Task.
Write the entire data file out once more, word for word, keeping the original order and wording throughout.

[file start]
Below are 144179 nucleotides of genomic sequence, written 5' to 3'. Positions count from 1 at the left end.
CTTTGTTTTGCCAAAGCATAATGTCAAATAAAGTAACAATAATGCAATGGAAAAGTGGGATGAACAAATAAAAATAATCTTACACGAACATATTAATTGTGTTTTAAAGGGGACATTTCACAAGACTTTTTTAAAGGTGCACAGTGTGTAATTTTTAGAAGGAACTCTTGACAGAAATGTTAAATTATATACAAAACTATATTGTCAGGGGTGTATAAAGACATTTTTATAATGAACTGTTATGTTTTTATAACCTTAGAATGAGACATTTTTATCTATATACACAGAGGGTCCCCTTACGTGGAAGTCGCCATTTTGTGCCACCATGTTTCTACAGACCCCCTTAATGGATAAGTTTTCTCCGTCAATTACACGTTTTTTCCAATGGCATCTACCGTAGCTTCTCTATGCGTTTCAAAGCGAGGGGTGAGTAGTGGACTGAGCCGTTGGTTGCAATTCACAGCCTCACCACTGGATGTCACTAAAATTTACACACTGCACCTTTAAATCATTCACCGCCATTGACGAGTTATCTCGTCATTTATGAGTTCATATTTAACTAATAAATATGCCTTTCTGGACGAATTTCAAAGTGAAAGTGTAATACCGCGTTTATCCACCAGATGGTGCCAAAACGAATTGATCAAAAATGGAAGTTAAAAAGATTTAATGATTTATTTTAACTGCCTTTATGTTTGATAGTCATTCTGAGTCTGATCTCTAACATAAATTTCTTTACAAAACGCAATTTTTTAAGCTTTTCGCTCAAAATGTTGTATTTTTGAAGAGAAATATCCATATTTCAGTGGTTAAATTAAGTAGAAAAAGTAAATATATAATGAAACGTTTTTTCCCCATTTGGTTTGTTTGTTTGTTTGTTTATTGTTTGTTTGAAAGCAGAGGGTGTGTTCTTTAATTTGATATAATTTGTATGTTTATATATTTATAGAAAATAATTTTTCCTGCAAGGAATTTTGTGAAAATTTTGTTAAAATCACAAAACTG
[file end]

Below are 144179 nucleotides of genomic sequence, written 5' to 3'. Positions count from 1 at the left end.
CTTTGTTTTGCCAAAGCATAATGTCAAATAAAGTAACAATAATGCAATGGAAAAGTGGGATGAACAAATAAAAATAATCTTACACGAACATATTAATTGTGTTTTAAAGGGGACATTTCACAAGACTTTTTTAAAGGTGCACAGTGTGTAATTTTTAGAAGGAACTCTTGACAGAAATGTTAAATTATATACAAAACTATATTGTCAGGGGTGTATAAAGACATTTTTATAATGAACTGTTATGTTTTTATAACCTTAGAATGAGACATTTTTATCTATATACACAGAGGGTCCCCTTACGTGGAAGTCGCCATTTTGTGCCACCATGTTTCTACAGACCCCCTTAATGGATAAGTTTTCTCCGTCAATTACACGTTTTTTCCAATGGCATCTACCGTAGCTTCTCTATGCGTTTCAAAGCGAGGGGTGAGTAGTGGACTGAGCCGTTGGTTGCAATTCACAGCCTCACCACTGGATGTCACTAAAATTTACACACTGCACCTTTAAATCATTCACCGCCATTGACGAGTTATCTCGTCATTTATGAGTTCATATTTAACTAATAAATATGCCTTTCTGGACGAATTTCAAAGTGAAAGTGTAATACCGCGTTTATCCACCAGATGGTGCCAAAACGAATTGATCAAAAATGGAAGTTAAAAAGATTTAATGATTTATTTTAACTGCCTTTATGTTTGATAGTCATTCTGAGTCTGATCTCTAACATAAATTTCTTTACAAAACGCAATTTTTTAAGCTTTTCGCTCAAAATGTTGTATTTTTGAAGAGAAATATCCATATTTCAGTGGTTAAATTAAGTAGAAAAAGTAAATATATAATGAAACGTTTTTTCCCCATTTGGTTTGTTTGTTTGTTTGTTTATTGTTTGTTTGAAAGCAGAGGGTGTGTTCTTTAATTTGATATAATTTGTATGTTTATATATTTATAGAAAATAATTTTTCCTGCAAGGAATTTTGTGAAAATTTTGTTAAAATCACAAAACTG